Google confirmed in a statement that it is permanently removing the top touch functionality of the Home Mini. This raised a serious privacy concern and Google acknowledged earlier this week that the bug affected a small number of units. Although we only received a few reports of this issue, we want people to have complete peace of mind while using Google Home Mini. "As before, the best way to control and activate the Google Home Mini is through voice, by saying "Ok Google" or 'Hey Google, ' which is already how most people engage with our Google Home products".
While the touch point removal doesn't actually impact any real functions on the device, given it is a voice assistant and you would rather use your voice to control things, but touch points are always great as a fallback option. Since, Russakovskii touched the panel randomly instead of saying "OK Google", the defective touch panel started recording the events. However, customers who have been awaiting the gadget might well overlook the issue, considering how well and quick Google handled the problem, suggesting it was only a technical glitch and not a pre-meditated feature in the speaker.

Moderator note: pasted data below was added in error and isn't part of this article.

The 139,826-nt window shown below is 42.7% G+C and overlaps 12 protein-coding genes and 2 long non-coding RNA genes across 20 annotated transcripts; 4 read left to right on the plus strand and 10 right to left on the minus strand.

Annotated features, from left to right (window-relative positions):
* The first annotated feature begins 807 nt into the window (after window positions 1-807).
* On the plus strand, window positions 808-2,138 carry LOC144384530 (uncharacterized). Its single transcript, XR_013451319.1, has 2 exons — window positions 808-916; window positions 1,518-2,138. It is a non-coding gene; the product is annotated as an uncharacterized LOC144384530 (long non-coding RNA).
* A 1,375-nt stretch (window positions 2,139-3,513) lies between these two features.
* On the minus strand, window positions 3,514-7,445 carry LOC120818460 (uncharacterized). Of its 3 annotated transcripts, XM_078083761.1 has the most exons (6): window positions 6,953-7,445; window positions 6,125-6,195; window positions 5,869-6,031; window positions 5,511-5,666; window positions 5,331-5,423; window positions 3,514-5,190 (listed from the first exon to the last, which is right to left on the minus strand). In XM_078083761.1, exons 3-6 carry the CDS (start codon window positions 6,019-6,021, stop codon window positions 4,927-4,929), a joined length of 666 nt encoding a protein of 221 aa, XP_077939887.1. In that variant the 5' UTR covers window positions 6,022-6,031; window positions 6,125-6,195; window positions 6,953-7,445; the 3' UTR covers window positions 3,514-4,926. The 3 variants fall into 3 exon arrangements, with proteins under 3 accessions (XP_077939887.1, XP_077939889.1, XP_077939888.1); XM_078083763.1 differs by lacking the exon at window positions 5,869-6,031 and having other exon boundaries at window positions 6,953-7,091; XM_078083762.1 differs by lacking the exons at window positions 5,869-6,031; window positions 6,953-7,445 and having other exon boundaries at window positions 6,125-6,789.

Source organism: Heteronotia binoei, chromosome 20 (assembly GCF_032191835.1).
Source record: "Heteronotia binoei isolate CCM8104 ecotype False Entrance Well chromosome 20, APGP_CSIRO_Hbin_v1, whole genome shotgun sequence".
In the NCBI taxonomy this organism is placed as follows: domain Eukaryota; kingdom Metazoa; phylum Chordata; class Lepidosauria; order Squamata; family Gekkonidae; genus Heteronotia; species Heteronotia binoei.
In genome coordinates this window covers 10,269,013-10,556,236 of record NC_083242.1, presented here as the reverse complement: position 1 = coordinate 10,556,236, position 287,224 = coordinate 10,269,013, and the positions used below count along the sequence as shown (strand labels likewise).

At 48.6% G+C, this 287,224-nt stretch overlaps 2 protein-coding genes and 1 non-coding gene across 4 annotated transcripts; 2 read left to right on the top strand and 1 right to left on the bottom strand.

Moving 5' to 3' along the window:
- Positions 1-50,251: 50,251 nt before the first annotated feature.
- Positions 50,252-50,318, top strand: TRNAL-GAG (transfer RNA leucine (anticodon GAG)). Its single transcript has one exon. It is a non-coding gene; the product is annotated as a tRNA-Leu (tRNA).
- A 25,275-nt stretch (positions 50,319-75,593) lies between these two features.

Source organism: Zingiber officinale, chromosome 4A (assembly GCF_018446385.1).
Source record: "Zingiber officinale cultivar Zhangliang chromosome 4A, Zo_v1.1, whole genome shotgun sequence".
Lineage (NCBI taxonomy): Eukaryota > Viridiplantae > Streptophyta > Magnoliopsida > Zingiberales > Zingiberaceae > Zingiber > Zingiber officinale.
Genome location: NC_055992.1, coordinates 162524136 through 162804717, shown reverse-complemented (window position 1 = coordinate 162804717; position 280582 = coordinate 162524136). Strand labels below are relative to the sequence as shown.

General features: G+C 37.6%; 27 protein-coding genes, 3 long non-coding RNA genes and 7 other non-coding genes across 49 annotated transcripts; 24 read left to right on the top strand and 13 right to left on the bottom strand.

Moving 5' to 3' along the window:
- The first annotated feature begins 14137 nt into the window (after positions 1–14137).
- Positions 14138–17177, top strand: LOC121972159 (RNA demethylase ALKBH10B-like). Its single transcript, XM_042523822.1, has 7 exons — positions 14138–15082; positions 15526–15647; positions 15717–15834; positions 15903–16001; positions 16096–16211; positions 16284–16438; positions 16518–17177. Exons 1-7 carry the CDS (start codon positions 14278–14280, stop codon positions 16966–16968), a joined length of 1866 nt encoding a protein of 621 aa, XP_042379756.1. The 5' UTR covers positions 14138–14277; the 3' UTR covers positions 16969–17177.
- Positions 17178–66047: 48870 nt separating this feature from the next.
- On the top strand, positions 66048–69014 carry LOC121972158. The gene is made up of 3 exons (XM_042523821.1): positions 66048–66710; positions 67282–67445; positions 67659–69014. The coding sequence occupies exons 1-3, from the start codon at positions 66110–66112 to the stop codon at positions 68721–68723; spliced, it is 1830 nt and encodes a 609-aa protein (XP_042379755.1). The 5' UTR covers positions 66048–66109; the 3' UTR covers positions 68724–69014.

The smart speaker will go on sale October 19 for $49 and made its public debut a week ago at Google's biggest hardware event of the year. But it turned out that some units had an issue: they would register touches even when no one was there, leading the units to start recording over and over and over again, which is pretty darn creepy. Ars Technica reported that Google's patch had disabled the touch panel of their test unit even though the mini speaker did not act "crazy".
With the top button gone, the Home Mini now has to be activated entirely by voice, which isn't really a huge limitation since it's created to be a voice assistant. When he checked his personal activity page on Google, the site that shows users' interactions with the search giant's services and the data it collects on users, he found sound files that had been uploaded to Google's servers from the Mini without his consent. "We rolled out an update on October 7 to mitigate the issue", Google said in a statement. They said that the issue stemmed from a touch control mechanism that was "behaving incorrectly".
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